That changed in 2005.  The economic reforms of SPD chancellor Gerhard Schröder managed to trigger a Bangkok dilemma: his actions were considered unacceptable to leftists and insufficient to rightists.  The Greens, in power for the first time since 1998, occupied only three or four non-economic ministries and provided little resistance.  In 2005 the SPD-Green alliance rallied on the back of the personal unpopularity of Angela Merkel, then CDU/CSU leader; but it was to no avail.  The government lost its majority.

Left leaders Gregor Gysi (ex East German Communist, above) and Oskar Lafontaine (ex-SPD, below)

Left leaders Oskar Lafontaine (above) and Gregor Gysi (below). Guess who was a Communist

But the CDU/CSU did not gain one.  Indeed they lost nearly as many seats as did the SPD.  The big winner was the Left party, now co-headed by a high-profile SPD defector, Oskar Lafontaine.  Lafontaine and others balked at Schröder’s reforms, which were seen to be uncompassionate, excessively pro-business and – worst of all – Anglo-American.  From a low of just two seats in 2002 the Left gained 54.  This is basically because the German system, mixed-member proportional, makes big changes between major parties require big changes in the overall vote.  This rarely happens, and a government has a majority of only 20-40, including coalition partners.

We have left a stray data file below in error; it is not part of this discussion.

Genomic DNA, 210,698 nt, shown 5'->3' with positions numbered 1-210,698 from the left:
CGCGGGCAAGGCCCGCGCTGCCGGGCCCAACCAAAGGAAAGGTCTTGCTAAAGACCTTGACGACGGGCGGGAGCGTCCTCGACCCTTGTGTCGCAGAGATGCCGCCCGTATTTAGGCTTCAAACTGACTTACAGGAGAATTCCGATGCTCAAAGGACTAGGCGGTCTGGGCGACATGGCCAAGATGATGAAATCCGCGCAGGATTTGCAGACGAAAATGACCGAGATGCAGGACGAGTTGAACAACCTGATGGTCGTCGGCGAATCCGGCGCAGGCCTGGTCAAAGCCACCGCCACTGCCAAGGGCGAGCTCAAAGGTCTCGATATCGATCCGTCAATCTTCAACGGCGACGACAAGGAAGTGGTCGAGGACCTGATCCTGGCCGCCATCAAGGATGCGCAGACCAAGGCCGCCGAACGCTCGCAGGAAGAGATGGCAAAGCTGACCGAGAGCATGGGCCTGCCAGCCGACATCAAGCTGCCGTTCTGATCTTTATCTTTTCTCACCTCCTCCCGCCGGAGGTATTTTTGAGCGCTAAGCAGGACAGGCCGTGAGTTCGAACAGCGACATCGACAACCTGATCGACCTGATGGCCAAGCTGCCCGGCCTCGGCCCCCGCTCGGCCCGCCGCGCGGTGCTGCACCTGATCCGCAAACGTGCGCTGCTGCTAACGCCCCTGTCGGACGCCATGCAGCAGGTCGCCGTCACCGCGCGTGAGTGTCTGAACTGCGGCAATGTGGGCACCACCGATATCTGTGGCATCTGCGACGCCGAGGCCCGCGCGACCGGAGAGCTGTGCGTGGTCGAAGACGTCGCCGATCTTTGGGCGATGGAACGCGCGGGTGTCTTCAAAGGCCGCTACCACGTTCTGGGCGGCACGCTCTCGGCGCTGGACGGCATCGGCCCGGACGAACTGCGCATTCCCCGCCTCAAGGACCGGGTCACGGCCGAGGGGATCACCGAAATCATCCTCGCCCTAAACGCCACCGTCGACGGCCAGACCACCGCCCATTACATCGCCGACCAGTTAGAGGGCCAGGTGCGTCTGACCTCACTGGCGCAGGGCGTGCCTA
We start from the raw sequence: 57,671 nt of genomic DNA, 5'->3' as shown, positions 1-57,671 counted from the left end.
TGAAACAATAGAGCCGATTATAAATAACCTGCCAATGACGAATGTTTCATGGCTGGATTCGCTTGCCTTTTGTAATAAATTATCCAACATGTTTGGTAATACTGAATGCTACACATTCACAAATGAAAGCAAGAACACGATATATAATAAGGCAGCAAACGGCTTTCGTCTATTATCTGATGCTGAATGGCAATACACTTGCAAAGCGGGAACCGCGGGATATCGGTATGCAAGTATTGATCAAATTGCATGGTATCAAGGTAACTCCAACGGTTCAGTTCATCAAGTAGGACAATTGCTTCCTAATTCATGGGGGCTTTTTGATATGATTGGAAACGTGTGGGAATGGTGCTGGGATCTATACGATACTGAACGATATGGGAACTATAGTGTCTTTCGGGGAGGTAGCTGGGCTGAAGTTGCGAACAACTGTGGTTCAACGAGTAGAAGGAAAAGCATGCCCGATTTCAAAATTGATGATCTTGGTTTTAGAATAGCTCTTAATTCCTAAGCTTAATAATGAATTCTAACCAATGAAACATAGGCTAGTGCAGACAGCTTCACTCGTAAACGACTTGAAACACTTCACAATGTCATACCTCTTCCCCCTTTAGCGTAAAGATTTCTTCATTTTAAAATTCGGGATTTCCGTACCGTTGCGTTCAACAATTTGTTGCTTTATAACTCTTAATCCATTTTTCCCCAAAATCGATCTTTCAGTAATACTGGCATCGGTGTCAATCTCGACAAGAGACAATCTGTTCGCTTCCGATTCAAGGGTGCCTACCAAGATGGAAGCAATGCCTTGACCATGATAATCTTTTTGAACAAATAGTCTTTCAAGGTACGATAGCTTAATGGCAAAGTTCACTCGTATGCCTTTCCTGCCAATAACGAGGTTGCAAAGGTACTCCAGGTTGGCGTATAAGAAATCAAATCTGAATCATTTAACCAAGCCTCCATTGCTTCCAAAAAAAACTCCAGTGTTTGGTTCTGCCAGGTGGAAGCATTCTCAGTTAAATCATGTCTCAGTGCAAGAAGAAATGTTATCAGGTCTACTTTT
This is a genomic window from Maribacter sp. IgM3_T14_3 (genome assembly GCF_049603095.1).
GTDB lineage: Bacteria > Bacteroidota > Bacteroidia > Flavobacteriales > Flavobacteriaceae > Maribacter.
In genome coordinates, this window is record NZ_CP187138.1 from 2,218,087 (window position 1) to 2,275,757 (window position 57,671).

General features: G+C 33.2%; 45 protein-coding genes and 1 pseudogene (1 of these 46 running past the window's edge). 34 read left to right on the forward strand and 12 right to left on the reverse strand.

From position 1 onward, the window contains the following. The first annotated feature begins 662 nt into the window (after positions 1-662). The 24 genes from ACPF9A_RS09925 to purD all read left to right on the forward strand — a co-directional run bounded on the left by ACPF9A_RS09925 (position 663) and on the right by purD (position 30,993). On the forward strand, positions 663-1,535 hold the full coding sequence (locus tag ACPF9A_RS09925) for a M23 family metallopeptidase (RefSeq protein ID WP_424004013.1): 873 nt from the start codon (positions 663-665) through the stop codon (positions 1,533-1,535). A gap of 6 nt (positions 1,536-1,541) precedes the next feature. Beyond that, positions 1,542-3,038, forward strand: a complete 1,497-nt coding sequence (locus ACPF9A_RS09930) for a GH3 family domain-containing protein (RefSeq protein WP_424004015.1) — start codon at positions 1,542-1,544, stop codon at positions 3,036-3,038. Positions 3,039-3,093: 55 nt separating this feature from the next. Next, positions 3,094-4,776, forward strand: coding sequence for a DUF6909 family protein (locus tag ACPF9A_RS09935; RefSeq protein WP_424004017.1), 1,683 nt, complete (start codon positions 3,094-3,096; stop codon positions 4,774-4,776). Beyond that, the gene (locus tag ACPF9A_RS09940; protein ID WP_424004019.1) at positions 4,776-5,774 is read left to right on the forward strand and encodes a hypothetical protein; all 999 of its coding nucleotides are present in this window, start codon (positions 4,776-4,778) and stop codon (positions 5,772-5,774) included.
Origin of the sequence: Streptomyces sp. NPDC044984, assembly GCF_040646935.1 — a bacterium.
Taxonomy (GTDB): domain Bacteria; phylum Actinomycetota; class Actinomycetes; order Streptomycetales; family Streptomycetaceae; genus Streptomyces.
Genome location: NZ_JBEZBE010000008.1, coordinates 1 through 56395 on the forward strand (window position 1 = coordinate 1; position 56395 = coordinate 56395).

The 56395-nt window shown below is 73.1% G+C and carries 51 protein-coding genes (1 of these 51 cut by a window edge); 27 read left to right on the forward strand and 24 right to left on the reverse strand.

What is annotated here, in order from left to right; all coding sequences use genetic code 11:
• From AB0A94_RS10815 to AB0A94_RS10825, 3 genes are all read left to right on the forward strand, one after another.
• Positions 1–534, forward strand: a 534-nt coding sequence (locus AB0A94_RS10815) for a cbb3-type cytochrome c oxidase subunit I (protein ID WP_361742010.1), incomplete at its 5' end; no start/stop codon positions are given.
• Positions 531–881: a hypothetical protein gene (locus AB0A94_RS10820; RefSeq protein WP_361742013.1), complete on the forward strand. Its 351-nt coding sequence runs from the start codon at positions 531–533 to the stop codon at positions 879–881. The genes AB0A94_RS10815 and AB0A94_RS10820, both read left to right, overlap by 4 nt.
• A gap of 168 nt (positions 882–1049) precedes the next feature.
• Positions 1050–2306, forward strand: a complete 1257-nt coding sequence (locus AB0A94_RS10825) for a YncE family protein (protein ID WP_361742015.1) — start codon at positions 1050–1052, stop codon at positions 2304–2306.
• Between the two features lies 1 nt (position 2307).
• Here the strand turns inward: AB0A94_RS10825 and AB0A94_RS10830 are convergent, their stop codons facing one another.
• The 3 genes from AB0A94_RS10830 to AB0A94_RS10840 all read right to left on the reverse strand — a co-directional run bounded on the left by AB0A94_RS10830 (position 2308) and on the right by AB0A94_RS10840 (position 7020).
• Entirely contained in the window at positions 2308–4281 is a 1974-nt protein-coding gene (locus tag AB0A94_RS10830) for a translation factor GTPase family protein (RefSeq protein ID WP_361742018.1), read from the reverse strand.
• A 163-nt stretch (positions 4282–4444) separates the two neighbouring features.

Drive a wedge of 54 into that – 54 members of Parliament that no one will have and that consequently will vote against anyone – and you have a problem.  Germany had that problem.  No coalition of two parties gained a majority.  Of the many options only one was plausible: a “grand coalition” of both CDU/CSU and SDP.

How can two opposed parties work together?  Tenderly.  Schröder had to go – and go he did – and in his place were Merkel and Frank-Walter Steinmeier, formerly his second-in-command.  Steinmeier was a politician with limited public exposure, first as head of Schröder’s private office and then as Foreign Minister, and despite an even split of ministries between the grand partners it was Merkel who gained credit for being public-spirited and a “safe pair of hands.”

Despite predictions they survived the entirety of their four year term.  But predictably Merkel and the CDU/CSU entered the election with a big lead over the SPD.  The entirety of the election campaign did nothing to dent that lead.

Yesterday and what it means

The results are contained here.  (Don’t laugh, Wikipedia is filled with elections nerds, and unlike so many national election bodies writes with an eye to general clarity.)